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                                         114 N.J.L.J. 69
                                        July 19, 1984


Appointed by the New Jersey Supreme Court


Member of Governing Body
Appearing Before Municipal Agencies

    The inquiry presented is:

    "After an attorney member of a law firm has been elected to the office of municipal councilman, may (his) law firm which has represented a local builder for a number of years, continue to represent said builder -
    A.    Within the municipality?
    B.    In various matters of litigation unrelated to municipal affairs?

    C.    Before boards and agencies in municipalities other than that in which elective office is held?

    D.    At all?"

    The inquirer states that these questions arise because of the need for interpreting the following language set forth in In re A. and B. 44 N.J. 331, 334 (1965):
        Nonetheless, the subject of land development is one in which the likelihood of transactions with a municipality and room for public misunderstanding are so great that a member of the bar should not represent a developer operating in a municipality in which the member of the bar is the municipal attorney or the holder of any other municipal office of apparent influence. (underscoring ours)

    The inquirer neglected to set forth the most important part of the Court's opinion which continues on at pages 334 and 335 as follows:

        We all know from practical experience that the very nature of the work of the developer involves a probability of some municipal action, such as zoning applications, land subdivisions, building permits, compliance with the building code, etc.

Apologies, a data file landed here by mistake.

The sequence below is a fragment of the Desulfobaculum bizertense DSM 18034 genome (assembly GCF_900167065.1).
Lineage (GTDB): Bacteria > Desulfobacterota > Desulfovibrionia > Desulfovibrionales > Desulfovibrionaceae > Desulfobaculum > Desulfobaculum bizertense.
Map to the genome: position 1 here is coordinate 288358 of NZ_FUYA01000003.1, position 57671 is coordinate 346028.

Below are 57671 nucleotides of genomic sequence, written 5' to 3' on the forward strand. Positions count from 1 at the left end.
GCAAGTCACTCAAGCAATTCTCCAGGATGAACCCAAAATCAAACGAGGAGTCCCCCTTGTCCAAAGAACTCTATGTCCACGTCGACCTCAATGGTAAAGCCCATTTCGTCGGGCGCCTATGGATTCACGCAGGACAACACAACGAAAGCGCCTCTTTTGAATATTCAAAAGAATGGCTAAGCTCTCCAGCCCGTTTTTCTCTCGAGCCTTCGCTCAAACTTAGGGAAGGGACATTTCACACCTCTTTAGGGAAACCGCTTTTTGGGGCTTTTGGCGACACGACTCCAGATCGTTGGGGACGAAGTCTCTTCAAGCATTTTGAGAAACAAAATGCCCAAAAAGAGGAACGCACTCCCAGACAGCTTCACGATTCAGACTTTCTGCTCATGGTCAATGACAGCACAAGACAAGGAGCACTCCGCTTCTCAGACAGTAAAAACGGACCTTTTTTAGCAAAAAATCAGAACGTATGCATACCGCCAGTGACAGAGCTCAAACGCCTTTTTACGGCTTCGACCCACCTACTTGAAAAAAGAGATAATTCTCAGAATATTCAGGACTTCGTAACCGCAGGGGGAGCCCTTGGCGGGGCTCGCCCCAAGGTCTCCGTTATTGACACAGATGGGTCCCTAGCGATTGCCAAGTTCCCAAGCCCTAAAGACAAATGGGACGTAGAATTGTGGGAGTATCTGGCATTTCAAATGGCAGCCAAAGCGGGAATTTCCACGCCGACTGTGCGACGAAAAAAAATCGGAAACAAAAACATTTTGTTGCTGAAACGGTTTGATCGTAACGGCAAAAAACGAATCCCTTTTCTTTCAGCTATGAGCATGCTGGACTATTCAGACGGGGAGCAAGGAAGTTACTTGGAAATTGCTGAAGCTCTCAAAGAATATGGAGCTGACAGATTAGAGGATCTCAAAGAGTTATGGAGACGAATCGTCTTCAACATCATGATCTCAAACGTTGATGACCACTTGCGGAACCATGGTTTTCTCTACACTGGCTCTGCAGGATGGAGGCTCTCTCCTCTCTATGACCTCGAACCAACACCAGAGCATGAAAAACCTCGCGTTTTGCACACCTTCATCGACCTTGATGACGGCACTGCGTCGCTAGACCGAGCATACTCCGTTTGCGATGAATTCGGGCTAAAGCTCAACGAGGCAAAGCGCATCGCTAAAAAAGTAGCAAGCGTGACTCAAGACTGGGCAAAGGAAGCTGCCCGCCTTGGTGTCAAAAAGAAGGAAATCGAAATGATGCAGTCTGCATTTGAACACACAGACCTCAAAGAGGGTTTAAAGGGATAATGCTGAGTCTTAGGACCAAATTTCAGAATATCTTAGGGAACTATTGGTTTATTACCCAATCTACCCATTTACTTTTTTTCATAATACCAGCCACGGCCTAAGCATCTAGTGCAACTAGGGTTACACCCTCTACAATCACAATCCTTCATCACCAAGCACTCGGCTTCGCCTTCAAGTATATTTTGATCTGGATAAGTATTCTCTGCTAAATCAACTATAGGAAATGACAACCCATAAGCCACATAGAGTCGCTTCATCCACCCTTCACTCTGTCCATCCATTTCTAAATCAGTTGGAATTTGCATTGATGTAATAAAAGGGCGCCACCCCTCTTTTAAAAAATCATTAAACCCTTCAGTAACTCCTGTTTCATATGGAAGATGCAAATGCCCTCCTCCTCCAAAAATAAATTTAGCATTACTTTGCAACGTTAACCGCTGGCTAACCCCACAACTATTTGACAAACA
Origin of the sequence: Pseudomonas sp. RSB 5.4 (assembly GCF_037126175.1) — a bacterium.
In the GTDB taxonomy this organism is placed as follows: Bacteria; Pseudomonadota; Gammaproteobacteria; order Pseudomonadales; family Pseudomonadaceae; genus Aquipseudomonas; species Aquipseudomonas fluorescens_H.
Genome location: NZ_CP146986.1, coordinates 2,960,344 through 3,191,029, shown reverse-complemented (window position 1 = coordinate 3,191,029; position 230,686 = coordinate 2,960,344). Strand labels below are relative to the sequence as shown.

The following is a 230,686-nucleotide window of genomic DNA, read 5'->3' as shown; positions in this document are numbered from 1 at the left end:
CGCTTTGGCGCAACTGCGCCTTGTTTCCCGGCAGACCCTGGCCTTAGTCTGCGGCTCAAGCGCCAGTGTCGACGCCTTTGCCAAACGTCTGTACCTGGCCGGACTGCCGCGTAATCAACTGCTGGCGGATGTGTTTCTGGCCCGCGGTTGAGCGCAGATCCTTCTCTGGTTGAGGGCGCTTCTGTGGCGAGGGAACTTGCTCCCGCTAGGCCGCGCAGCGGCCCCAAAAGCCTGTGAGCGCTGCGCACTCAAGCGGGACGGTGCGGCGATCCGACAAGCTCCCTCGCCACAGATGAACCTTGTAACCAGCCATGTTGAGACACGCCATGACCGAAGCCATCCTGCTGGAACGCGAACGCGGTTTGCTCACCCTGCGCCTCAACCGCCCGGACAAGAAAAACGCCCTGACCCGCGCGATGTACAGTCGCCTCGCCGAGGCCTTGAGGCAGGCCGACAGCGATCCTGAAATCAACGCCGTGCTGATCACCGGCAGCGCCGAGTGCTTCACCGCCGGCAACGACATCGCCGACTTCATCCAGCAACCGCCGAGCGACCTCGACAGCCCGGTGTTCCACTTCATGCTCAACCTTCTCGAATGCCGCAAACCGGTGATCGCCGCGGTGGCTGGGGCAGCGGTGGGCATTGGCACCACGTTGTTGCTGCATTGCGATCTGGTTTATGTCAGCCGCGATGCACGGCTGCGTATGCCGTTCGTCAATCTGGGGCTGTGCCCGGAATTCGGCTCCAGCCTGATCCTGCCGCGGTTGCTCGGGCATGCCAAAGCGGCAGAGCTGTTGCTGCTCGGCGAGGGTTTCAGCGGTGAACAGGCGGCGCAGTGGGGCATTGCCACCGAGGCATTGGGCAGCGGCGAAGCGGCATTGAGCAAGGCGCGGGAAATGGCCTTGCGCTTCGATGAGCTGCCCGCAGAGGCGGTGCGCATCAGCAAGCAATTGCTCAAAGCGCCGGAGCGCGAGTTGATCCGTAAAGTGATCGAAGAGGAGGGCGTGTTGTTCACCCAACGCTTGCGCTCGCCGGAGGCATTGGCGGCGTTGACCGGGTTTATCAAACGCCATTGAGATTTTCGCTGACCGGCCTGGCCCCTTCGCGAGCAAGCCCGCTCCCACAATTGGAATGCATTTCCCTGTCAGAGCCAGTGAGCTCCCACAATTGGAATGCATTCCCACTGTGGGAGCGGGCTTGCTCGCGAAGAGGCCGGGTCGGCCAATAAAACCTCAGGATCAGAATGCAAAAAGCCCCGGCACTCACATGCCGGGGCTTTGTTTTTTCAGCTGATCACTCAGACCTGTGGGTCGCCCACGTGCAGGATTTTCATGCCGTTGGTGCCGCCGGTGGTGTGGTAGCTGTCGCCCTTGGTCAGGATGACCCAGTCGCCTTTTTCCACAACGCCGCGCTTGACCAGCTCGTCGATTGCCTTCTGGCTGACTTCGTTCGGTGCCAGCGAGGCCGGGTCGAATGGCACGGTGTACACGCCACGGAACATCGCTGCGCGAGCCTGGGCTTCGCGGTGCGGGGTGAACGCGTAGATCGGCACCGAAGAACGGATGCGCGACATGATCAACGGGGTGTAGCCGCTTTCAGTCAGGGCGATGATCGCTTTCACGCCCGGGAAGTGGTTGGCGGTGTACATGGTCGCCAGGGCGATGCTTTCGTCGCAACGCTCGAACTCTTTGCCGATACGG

It is accordingly our view that such dual representation is forbidden even though the attorney does not advise either Opinion 538 the municipality or the private client with respect to matters concerning them. The fact of such dual representation itself is contrary to the public interest.

    Our Supreme Court quoted the above language in In re Dolan 76 N.J. 1, 7-8 (1978), and referring to it, said:
        While in a sense this rule may be deemed somewhat harsh, particularly in a situation where, as here, the representation of both municipality and developer was at no time in connection with a transaction involving both clients, we are strongly of the view that the public interest demands strict adherence to the letter of In re A. and B., supra. A municipal attorney's public obligations are such that he must take particular pains to avoid the shadow of suspicion which inevitably is cast when he begins to entangle himself in a representative capacity in the legal affairs of a developer operating within the municipality.

    In addition to the foregoing, we refer the inquirer and the bar at large to Opinion 70, 88 N.J.L.J. 161 (1965); Opinion 37, 87 N.J.L.J. 190 (1964); Opinion 77, 88 N.J.L.J. 453 (1965); Opinion 322, 99 N.J.L.J. 126 (1976).
    The basic rule is that a lawyer who is a public officer should not engage in activities in which his personal or professional interests are or foreseeably may be in conflict with his official duties. Though not an attorney-client relationship, there is in these situations a fiduciary relationship to the public which demands that the lawyer adhere strictly to the ethical standards of his profession. This rule extends to his firm as well.
    Subject to this basic rule the answer to the foregoing inquiry and its several parts is affirmative provided such representation does not extend to the representation of any client before the municipal court, the municipal boards and agencies and the municipal council of the municipality in question.

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